Dehydrated foods are kid-friendly, packed with nutrition, and easy on the budget.
Everyone seems to be talking about food these days. You can’t open a newspaper or magazine without stumbling upon a recipe or food feature. There are food networks, countless cooking shows, and recipe segments on mainstream news programs. There is a trend towards local food, seasonal food, pesticide-free, drug-free, non-genetically modified food. Farmers’ Markets are busier than they have been in years. Food gardening has suddenly become “cool.”
There is good reason for this.
After years of taking advantage of the cheap, processed foods that have flooded the market over the past few decades, people are starting to take notice of what it is, exactly, that they’ve been eating. And what many people have been eating is a scary blend of processed corn and soy by-products, heavily sprayed crops, meats containing growth hormones and countless drugs – and foods that had traveled from distant countries with dubious health standards for production.
The result has been a food revolution. People are demanding healthier food. They want to know where there food comes from, how it has been treated. They want to know what’s in it. They want to feel safe eating.
And local food helps people feel safe about their dietary choices. After all, when you can go to a Farmers’ Market, look a farmer in the eye and ask questions, you can be reasonably sure about the history of that particular food.
Leading the way in this food revolution? Parents. Wanting the best for their children, parents are ensuring that they know where their food comes from. And they are stocking kitchens with food from in and around their own communities.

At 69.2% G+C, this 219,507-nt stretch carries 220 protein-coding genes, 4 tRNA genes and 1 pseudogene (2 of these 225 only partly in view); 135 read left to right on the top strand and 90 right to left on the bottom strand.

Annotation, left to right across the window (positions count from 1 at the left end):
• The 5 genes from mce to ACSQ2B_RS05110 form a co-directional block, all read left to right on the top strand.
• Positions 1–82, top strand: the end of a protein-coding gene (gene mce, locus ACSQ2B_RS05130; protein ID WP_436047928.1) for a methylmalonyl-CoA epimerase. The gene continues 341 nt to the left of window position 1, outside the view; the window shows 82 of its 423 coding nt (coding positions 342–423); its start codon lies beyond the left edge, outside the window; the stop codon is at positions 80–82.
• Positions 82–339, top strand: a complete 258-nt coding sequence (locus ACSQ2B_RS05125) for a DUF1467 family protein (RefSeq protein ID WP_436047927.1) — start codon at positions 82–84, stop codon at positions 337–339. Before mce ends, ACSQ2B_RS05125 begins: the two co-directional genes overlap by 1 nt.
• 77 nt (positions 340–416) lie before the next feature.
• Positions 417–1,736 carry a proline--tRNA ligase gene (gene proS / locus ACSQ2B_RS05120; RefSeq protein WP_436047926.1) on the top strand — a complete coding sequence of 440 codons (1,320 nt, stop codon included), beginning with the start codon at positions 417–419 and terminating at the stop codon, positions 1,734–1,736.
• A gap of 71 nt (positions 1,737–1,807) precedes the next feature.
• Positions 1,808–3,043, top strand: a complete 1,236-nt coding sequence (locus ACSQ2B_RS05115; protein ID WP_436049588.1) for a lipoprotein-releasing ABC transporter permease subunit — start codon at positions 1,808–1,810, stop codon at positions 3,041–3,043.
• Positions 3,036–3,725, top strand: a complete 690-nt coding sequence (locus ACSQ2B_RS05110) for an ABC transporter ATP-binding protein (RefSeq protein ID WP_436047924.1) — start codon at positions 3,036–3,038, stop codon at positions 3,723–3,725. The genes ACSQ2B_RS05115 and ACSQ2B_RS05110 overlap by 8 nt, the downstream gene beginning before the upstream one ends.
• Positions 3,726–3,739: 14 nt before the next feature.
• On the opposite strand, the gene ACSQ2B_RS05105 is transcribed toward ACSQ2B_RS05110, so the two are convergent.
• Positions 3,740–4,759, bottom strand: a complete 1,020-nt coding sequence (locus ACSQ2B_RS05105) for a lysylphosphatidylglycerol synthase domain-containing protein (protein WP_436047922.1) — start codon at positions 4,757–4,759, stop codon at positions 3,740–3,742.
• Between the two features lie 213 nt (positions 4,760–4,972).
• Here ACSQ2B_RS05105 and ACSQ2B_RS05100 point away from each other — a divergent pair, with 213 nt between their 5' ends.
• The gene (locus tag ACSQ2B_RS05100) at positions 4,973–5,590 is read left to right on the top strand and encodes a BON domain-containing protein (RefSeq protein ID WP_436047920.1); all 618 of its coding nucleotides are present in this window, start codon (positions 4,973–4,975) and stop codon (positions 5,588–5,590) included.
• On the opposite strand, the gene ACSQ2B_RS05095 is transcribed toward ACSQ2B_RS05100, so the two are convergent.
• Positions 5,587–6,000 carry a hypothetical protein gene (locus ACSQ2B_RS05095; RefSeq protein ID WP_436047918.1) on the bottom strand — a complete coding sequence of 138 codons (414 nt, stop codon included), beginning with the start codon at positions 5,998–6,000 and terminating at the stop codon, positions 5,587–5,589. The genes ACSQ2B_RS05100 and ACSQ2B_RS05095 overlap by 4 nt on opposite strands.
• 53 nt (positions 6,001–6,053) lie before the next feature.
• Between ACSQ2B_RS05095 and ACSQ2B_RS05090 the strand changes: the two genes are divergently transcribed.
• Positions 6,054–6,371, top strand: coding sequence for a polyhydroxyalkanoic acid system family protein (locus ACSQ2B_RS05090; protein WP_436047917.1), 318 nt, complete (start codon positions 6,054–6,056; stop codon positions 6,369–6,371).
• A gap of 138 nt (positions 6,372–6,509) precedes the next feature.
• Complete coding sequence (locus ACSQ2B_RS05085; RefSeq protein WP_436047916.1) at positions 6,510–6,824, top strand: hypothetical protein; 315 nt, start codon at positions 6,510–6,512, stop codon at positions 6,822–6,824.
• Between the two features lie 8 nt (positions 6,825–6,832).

The difficulty of this, however, is that we live in Canada. You know, the place with six months of winter? It’s awfully tough to purchase local fruits and vegetables in the middle of February. Many parents, however, have started planning for their winter eating by preserving local foods throughout the summer and having them on hand for later in the year.
There are a number of ways that you can go about preserving food. Canning is one option, and my wife Krista and I put away a pantry full of jams, jellies, pickles, sauces, salsas, and more every year. You can also freeze food. We have two freezers full of local fruits, veggies and meats and look forward to treats such as local corn in March.
And then there is dehydrating – probably the least recognized of all food preservation practices, and yet one that should appeal particularly to parents.
A healthy choice
Dehydrating, you see, preserves food without any vitamin and nutrient loss – which is usually not the case with canning and freezing processes. Not only that, it makes some of the best kid-friendly food you’ll ever find. Your school lunches and snack times will get raves when you include homemade fruit roll-ups, dried apples, incredibly tart and sweet chewy berries, pepperoni-flavoured jerky, flavoured veggie chips, and much, much more.
Even if you are supplementing your diet with supermarket produce, there are great treats to be had. How about a mountain of banana chips? Or candied orange, lemon and gingers sweets? You are limited only by imagination. We use our dehydrator to make homemade granola, granola bars, and even yogurt!
It is a very good idea to start with easy-to-dehydrate firm fruits and vegetables, such as apples and veggie sticks (sweet potato, zucchini, potato, etc.) and then graduate to berries, soft fruit, and tender veggies. Once you get the hang of things, move on to meats (see Making Jerky).
There are three main ways to dehydrate at home: with a food dehydrator, using your oven, or using the power of the sun.
Countertop food dehydrators are fairly inexpensive. Small units run for just over $100. I know several families who share dehydrators, making their initial investment very, very inexpensive. (The brand we use is Excalibur, which costs about $140.) Dehydrators are available in
some department stores and online. I’ve also
seen used dehydrators listed on sites such as kijiji for as low as $25. Your food savings on dehydrating local, bulk food will offset that quite quickly.